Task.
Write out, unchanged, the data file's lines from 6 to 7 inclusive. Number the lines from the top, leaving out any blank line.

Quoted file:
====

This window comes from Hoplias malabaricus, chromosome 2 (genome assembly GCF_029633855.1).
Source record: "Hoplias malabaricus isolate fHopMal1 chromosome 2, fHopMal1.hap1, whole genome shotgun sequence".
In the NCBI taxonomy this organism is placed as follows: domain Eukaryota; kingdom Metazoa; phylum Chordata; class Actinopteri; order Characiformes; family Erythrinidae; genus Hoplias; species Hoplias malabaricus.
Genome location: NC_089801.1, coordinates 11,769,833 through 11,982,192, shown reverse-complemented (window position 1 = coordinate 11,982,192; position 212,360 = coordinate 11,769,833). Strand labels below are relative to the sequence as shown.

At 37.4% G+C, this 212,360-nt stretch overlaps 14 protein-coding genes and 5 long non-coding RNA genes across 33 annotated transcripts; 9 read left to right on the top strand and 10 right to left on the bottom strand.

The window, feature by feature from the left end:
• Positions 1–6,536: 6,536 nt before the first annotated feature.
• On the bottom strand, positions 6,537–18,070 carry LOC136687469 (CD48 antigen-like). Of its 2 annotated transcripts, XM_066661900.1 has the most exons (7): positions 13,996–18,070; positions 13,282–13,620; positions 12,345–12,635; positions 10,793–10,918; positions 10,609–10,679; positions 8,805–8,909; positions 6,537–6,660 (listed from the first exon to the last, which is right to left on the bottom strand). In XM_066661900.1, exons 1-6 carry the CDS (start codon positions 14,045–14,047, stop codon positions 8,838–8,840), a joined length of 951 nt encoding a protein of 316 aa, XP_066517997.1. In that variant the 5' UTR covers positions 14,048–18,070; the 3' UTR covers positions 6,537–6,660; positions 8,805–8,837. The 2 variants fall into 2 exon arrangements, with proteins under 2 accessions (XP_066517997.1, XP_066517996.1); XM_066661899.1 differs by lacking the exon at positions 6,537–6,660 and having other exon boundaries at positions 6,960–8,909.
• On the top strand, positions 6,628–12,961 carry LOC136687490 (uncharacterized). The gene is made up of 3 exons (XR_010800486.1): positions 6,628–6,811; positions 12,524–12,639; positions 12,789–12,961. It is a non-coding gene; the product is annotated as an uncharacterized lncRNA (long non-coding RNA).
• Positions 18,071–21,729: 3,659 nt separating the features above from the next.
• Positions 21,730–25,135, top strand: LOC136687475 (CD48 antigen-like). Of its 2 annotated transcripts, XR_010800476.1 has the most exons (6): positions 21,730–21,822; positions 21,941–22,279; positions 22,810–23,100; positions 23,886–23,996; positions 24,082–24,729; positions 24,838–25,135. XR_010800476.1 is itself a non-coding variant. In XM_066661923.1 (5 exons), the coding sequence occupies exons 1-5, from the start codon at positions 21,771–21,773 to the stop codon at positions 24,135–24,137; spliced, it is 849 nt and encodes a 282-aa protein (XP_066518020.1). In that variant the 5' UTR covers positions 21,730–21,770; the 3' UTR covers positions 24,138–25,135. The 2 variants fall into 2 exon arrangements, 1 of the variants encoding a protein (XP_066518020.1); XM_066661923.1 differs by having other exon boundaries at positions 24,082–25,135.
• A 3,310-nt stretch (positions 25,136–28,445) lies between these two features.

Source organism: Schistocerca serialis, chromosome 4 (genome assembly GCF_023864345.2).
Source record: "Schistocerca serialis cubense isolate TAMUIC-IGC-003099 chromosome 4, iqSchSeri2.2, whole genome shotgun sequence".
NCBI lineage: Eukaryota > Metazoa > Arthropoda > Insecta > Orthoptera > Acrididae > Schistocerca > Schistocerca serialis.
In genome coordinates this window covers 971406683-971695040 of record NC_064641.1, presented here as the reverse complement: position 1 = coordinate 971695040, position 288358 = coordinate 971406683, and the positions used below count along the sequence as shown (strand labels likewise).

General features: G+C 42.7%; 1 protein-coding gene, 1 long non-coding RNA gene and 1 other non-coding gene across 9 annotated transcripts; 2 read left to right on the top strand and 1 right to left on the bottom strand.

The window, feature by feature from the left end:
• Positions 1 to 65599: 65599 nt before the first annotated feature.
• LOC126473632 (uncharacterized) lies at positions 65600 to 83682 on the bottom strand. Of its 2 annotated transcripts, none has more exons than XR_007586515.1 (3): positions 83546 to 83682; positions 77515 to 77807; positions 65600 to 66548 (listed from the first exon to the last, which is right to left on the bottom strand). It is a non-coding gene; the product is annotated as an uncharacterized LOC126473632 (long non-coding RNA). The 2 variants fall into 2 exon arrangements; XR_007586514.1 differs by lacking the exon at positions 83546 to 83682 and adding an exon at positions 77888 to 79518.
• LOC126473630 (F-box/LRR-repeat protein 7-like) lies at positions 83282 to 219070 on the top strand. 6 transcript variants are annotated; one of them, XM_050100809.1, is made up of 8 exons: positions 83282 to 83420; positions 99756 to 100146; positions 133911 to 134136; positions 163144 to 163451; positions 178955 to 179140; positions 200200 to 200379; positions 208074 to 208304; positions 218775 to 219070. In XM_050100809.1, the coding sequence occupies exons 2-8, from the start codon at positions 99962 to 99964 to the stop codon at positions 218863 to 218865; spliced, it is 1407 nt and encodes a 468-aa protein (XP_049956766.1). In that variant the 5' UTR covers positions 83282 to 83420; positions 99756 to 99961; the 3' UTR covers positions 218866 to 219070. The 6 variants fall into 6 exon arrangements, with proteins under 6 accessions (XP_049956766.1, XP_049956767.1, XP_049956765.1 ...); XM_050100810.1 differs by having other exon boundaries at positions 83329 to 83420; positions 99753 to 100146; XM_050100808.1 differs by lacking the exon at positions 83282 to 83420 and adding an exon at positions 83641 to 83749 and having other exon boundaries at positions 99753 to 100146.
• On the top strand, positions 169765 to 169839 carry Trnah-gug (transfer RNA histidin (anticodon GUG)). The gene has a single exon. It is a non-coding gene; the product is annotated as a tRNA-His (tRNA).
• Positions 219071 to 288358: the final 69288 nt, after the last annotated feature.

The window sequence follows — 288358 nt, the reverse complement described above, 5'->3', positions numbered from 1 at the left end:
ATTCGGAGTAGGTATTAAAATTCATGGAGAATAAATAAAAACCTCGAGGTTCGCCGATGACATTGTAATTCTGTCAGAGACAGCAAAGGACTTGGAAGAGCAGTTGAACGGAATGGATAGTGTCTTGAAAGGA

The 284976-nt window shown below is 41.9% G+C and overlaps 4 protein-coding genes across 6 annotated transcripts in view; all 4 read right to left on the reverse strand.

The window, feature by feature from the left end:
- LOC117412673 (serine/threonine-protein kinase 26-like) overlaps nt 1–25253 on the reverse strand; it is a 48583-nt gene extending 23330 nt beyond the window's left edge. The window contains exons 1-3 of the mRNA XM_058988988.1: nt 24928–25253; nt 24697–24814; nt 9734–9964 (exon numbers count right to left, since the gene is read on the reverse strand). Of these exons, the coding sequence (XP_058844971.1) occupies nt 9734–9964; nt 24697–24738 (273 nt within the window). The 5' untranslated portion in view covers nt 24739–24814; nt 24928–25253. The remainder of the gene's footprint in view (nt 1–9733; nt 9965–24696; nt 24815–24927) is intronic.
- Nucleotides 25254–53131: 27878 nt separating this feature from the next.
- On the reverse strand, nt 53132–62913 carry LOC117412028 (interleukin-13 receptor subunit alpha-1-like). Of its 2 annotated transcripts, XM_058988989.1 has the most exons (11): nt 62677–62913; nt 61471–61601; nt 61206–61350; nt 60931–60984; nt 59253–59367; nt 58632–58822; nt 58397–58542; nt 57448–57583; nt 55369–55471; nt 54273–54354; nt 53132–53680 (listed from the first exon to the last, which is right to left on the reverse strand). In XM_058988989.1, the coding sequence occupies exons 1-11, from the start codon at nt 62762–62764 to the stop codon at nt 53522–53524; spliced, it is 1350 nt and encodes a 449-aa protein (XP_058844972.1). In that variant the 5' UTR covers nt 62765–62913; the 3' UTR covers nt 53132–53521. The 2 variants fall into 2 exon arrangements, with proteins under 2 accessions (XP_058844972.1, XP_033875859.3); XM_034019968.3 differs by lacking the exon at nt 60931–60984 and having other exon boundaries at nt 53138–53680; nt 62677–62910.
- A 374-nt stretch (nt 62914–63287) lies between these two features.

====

The window, feature by feature from the left end:
• Positions 1–6,536: 6,536 nt before the first annotated feature.